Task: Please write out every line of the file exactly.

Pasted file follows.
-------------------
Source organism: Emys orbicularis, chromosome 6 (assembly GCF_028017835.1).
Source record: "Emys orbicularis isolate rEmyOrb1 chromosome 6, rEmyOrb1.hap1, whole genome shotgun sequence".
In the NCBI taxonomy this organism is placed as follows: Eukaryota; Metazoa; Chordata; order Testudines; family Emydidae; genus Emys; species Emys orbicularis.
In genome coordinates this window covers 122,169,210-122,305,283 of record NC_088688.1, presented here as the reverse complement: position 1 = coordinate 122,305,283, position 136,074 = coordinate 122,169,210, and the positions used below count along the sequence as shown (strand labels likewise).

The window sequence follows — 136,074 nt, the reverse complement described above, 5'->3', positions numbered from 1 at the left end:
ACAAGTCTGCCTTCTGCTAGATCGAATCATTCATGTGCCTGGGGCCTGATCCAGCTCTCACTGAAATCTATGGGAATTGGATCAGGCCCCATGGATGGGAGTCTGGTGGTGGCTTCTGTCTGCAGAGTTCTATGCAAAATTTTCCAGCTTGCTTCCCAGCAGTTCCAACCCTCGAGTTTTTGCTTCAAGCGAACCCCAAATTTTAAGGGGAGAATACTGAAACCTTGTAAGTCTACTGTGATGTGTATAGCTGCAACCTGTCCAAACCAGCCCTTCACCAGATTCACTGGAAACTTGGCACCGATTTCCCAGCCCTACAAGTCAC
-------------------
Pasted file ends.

Source organism: Emys orbicularis, chromosome 6 (assembly GCF_028017835.1).
Source record: "Emys orbicularis isolate rEmyOrb1 chromosome 6, rEmyOrb1.hap1, whole genome shotgun sequence".
In the NCBI taxonomy this organism is placed as follows: Eukaryota; Metazoa; Chordata; order Testudines; family Emydidae; genus Emys; species Emys orbicularis.
In genome coordinates this window covers 122,169,210-122,305,283 of record NC_088688.1, presented here as the reverse complement: position 1 = coordinate 122,305,283, position 136,074 = coordinate 122,169,210, and the positions used below count along the sequence as shown (strand labels likewise).

The window sequence follows — 136,074 nt, the reverse complement described above, 5'->3', positions numbered from 1 at the left end:
ACAAGTCTGCCTTCTGCTAGATCGAATCATTCATGTGCCTGGGGCCTGATCCAGCTCTCACTGAAATCTATGGGAATTGGATCAGGCCCCATGGATGGGAGTCTGGTGGTGGCTTCTGTCTGCAGAGTTCTATGCAAAATTTTCCAGCTTGCTTCCCAGCAGTTCCAACCCTCGAGTTTTTGCTTCAAGCGAACCCCAAATTTTAAGGGGAGAATACTGAAACCTTGTAAGTCTACTGTGATGTGTATAGCTGCAACCTGTCCAAACCAGCCCTTCACCAGATTCACTGGAAACTTGGCACCGATTTCCCAGCCCTACAAGTCAC